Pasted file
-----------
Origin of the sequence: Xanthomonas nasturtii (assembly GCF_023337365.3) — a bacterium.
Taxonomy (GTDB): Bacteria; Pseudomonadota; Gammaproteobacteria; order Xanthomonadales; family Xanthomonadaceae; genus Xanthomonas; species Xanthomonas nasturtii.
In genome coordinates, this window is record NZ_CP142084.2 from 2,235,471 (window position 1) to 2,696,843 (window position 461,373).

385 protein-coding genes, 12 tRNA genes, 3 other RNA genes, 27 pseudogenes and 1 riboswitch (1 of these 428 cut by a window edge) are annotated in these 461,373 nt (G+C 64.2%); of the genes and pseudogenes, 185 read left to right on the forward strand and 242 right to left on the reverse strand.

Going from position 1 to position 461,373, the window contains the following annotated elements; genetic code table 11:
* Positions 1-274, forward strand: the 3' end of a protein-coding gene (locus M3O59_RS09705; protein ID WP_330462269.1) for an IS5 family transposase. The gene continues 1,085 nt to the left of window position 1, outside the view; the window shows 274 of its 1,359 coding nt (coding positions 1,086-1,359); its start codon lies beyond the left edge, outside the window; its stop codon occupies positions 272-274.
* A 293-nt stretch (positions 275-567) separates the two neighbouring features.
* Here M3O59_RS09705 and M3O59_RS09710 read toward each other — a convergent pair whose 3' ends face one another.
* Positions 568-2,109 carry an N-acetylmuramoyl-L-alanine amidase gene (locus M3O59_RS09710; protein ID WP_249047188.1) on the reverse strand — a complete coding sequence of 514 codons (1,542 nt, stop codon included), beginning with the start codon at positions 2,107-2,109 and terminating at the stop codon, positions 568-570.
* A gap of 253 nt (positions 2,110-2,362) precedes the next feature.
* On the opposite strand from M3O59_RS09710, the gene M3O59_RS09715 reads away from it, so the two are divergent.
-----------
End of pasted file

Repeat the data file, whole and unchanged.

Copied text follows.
Origin of the sequence: Xanthomonas nasturtii (assembly GCF_023337365.3) — a bacterium.
Taxonomy (GTDB): Bacteria; Pseudomonadota; Gammaproteobacteria; order Xanthomonadales; family Xanthomonadaceae; genus Xanthomonas; species Xanthomonas nasturtii.
In genome coordinates, this window is record NZ_CP142084.2 from 2,235,471 (window position 1) to 2,696,843 (window position 461,373).

385 protein-coding genes, 12 tRNA genes, 3 other RNA genes, 27 pseudogenes and 1 riboswitch (1 of these 428 cut by a window edge) are annotated in these 461,373 nt (G+C 64.2%); of the genes and pseudogenes, 185 read left to right on the forward strand and 242 right to left on the reverse strand.

Going from position 1 to position 461,373, the window contains the following annotated elements; genetic code table 11:
* Positions 1-274, forward strand: the 3' end of a protein-coding gene (locus M3O59_RS09705; protein ID WP_330462269.1) for an IS5 family transposase. The gene continues 1,085 nt to the left of window position 1, outside the view; the window shows 274 of its 1,359 coding nt (coding positions 1,086-1,359); its start codon lies beyond the left edge, outside the window; its stop codon occupies positions 272-274.
* A 293-nt stretch (positions 275-567) separates the two neighbouring features.
* Here M3O59_RS09705 and M3O59_RS09710 read toward each other — a convergent pair whose 3' ends face one another.
* Positions 568-2,109 carry an N-acetylmuramoyl-L-alanine amidase gene (locus M3O59_RS09710; protein ID WP_249047188.1) on the reverse strand — a complete coding sequence of 514 codons (1,542 nt, stop codon included), beginning with the start codon at positions 2,107-2,109 and terminating at the stop codon, positions 568-570.
* A gap of 253 nt (positions 2,110-2,362) precedes the next feature.
* On the opposite strand from M3O59_RS09710, the gene M3O59_RS09715 reads away from it, so the two are divergent.